Broadway star Valisia LeKae of Motown the Musical was riding high in her dream career when she learned of her ovarian cancer diagnosis in 2013. An ovarian cyst was discovered during a routine exam, but LeKae had no symptoms, so she planned to have the cyst removed and continue to perform. But LeKae tells Look Good Feel Better that her condition was worse than originally thought. She had clear cell carcinoma of the ovary. After two surgeries and several rounds of chemotherapy, LeKae was pronounced cancer-free. (Despite an uptick in education about the disease, there are still plenty of myths about ovarian cancer you need to know.)

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Angela Winbush

Diagnosed with ovarian cancer in 2002, R&B singer Angela Winbush is a true survivor. The St. Louis native has been vocal about her battle with the disease, even requesting footage of her toughest moments spent in Barnes-Jewish hospital be included in a TV One docu-series called Unsung. She told the St. Louis Post-Dispatch: “For me, the only reason I think I’m alive is so I could save other lives. It’s not about me looking cute all the time. It’s about my life being spared so I can show people they can make it through a tough situation.”

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Hikaru Utada

She may not be a household name in the United States, but pop singer Hikaru Utada made a splash on the music scene in Japan. According to The Japan Times, the songstress was just 19 years old when doctors discovered a benign tumor on one of her ovaries in 2002. She has reportedly been in remission after undergoing surgery and treatment. (These are the 15 cancer symptoms women are most likely to ignore.)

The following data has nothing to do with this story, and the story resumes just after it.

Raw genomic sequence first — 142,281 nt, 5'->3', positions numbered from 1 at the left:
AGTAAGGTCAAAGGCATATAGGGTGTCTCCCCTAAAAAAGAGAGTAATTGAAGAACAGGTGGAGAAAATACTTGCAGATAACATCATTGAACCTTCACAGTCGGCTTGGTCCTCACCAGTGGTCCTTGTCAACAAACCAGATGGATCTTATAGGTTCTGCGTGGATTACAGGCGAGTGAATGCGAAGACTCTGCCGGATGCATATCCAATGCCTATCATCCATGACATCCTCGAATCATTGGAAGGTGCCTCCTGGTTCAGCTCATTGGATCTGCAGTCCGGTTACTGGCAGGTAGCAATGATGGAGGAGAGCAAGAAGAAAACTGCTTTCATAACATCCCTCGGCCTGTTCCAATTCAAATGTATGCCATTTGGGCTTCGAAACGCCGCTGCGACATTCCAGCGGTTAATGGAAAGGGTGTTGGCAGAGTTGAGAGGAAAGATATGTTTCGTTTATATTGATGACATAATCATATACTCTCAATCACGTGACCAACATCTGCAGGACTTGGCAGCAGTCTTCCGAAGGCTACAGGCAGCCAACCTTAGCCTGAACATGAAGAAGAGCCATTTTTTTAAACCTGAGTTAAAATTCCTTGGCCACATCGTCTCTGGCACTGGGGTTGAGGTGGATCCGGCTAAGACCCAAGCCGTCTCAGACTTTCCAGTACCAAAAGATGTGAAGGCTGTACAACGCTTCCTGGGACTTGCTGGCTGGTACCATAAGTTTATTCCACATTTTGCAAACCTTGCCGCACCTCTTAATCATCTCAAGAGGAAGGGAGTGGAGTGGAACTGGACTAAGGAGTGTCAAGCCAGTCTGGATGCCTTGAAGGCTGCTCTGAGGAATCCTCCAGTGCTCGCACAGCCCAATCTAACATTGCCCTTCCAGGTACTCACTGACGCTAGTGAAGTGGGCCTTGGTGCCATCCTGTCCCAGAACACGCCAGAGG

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Manisha Koirala

Bollywood star Manisha Koirala has more than 80 professional acting credits to her name, but perhaps the actress’s most personal project is her book Healed: How Cancer Gave Me a New Life. The book chronicles her difficult battle with ovarian cancer, which began in 2012. After her diagnosis Koirala took a five-year break from her career to focus inward, noting that she feels she previously took her life for granted.

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Raelene Boyle

Olympian Raelene Boyle was a fierce competitor on the track, winning her first silver medal at the 1968 games in Mexico City. The Australian athlete used that fighting spirit when she was diagnosed with ovarian cancer not once but twice, undergoing treatment to battle the disease both times. Prior to these diagnoses, in 1996, she had been diagnosed with breast cancer, overcoming that as well. (Here are 6 simple changes you can make to prevent breast cancer.)

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Marcia Barrett

British singer Marcia Barrett noticed something didn’t feel quite right when she felt sharp pains in her abdomen. While tests displayed abnormal cells, doctors weren’t initially able to diagnose her with ovarian cancer. According to an interview with Express, it took a year before the disease was finally detected. To treat the condition Barrett had her ovaries removed and received both chemotherapy and radiotherapy.

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Joyce Wadler

Author and New York-based reporter Joyce Wadler has overcome both ovarian cancer and breast cancer, sharing these experiences in books like Cured, My Ovarian Cancer Story. Wadler also uses her platform to encourage other women to schedule routine health exams and educate themselves on warning signs that something may be amiss.